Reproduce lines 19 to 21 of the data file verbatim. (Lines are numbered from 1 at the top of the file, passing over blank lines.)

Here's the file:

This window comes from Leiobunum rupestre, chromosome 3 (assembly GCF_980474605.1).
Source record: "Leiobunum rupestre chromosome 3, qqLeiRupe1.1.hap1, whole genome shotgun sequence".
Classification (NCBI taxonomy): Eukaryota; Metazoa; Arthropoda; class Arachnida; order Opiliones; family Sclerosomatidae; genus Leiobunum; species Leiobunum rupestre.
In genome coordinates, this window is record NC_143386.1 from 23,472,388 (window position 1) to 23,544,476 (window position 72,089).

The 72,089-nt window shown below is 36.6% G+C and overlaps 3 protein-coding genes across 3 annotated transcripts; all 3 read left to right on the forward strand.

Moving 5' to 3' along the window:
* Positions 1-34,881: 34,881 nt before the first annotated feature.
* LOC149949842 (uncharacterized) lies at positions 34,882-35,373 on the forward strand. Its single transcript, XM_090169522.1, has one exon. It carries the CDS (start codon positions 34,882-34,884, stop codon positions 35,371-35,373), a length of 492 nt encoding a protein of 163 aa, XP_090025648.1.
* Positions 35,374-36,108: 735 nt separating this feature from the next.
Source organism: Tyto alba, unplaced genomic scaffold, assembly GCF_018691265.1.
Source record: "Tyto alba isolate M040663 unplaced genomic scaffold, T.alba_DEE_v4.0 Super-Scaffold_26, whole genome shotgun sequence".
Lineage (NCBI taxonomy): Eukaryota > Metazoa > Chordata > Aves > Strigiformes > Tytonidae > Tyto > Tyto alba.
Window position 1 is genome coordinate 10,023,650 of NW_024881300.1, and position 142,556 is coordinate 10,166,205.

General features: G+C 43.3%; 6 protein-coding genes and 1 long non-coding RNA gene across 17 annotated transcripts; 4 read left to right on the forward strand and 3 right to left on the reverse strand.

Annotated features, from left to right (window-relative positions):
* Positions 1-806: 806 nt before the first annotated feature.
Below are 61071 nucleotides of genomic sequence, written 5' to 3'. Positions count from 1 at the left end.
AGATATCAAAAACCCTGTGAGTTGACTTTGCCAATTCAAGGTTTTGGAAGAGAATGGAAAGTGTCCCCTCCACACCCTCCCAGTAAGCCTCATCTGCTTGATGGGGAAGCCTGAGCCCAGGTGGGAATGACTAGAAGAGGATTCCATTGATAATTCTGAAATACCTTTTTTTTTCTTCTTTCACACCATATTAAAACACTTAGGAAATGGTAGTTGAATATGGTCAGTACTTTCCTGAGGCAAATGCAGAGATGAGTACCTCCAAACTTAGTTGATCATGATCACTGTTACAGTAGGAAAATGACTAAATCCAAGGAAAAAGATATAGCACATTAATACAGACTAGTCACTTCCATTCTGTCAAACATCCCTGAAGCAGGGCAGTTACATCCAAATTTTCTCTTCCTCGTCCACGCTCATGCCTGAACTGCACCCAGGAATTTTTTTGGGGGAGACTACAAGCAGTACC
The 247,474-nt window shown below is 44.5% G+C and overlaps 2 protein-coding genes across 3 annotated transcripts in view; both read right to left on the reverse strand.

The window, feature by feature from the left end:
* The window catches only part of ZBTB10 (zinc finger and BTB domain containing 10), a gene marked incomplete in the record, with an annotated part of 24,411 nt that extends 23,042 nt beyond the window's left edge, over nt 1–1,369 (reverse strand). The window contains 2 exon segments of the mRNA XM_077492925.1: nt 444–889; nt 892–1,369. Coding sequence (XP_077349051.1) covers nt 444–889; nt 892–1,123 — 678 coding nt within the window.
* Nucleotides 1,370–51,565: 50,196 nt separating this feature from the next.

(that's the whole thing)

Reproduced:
The 247,474-nt window shown below is 44.5% G+C and overlaps 2 protein-coding genes across 3 annotated transcripts in view; both read right to left on the reverse strand.

The window, feature by feature from the left end:
* The window catches only part of ZBTB10 (zinc finger and BTB domain containing 10), a gene marked incomplete in the record, with an annotated part of 24,411 nt that extends 23,042 nt beyond the window's left edge, over nt 1–1,369 (reverse strand). The window contains 2 exon segments of the mRNA XM_077492925.1: nt 444–889; nt 892–1,369. Coding sequence (XP_077349051.1) covers nt 444–889; nt 892–1,123 — 678 coding nt within the window.